Can I make a bechamel sauce for lasagna a few hours ahead and refrigerate it?
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You can. Just use a tad more liquid than the recipe you use calls for, as it will thicken considerably upon refrigeration.
put some saran right on the surface so it doesn't develop a skin...and for just a few hours I wouldn't bother with the fridge. Room temp would be fine.
I'm always taken a back when I see dangerous and frankly irresponsible advice on food safety posted here. Bechamel will be a virtual petri dish once it hits the danger zone. To make it in advance, cook it, then cool it down quickly over an ice bath. Cover it with plastic wrap directly on the surface to prevent a skin forming, and refrigerate immediately.
Do not under any circumstances leave this out for any extended time.
Pegeen is a trusted home cook.
Out of curiosity, since creme fraiche can (or should) sit out on the countertop overnight, what is the difference with bechamel?
Cynthia is a trusted source on Bread/Baking.
Pegeen, crème fraîche and béchamel are very different. In the case of the former, cream is being encouraged to sour, and a warmer temperature than the refrigerator is clearly required for that to happen. The souring process is simultaneously a preserving one. As for béchamel, a lot of milk has been cooked up to a high temperature. As with any food, it needs to be cooled to 70 degrees or below within 2 hours, then refrigerated and brought to 40 degrees or below within another 4 hours. Cooling/refrigeration is the only thing standing between the sauce and spoilage. Time and temperature abuses are among the most common elements of food-borne illness.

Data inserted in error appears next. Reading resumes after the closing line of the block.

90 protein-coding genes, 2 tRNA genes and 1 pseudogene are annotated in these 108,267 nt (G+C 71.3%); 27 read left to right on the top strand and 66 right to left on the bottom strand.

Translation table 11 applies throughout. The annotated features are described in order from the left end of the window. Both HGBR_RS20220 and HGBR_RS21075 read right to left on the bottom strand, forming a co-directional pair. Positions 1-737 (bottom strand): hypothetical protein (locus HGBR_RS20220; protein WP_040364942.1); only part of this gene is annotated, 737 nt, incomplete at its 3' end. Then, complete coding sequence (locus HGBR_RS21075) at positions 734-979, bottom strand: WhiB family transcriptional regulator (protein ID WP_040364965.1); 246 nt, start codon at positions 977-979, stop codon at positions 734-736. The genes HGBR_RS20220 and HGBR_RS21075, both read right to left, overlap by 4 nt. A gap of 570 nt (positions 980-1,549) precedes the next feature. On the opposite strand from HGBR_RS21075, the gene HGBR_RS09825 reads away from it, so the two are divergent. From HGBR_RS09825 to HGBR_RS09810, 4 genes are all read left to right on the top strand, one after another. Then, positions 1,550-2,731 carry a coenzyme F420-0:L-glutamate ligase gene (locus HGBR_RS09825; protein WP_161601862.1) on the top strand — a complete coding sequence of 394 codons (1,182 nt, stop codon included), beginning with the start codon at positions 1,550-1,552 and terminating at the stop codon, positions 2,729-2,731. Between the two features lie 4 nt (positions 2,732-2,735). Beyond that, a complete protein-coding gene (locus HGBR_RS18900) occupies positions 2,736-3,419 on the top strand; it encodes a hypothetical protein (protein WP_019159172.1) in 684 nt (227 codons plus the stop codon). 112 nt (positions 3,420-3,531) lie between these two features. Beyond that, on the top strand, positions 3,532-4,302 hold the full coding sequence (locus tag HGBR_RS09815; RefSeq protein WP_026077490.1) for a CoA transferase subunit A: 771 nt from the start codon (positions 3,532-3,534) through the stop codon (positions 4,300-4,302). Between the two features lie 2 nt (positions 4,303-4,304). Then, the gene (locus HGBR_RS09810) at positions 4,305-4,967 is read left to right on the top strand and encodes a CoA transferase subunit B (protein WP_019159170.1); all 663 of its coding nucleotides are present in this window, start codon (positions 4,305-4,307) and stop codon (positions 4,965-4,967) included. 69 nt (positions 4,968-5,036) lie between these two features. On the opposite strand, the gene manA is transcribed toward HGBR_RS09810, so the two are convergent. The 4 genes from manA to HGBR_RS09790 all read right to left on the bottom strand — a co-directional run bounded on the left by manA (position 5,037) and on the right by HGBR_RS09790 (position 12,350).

That said, Beth, you can certainly prepare your béchamel before hand. Just be sure to adequate cool it. Pour it out into a shallow pan or even baking dish. Lay a sheet of plastic wrap directly in contact with its surface, as Pat suggests, and use a sharp paring knife to poke several holes in it, then refrigerate it.
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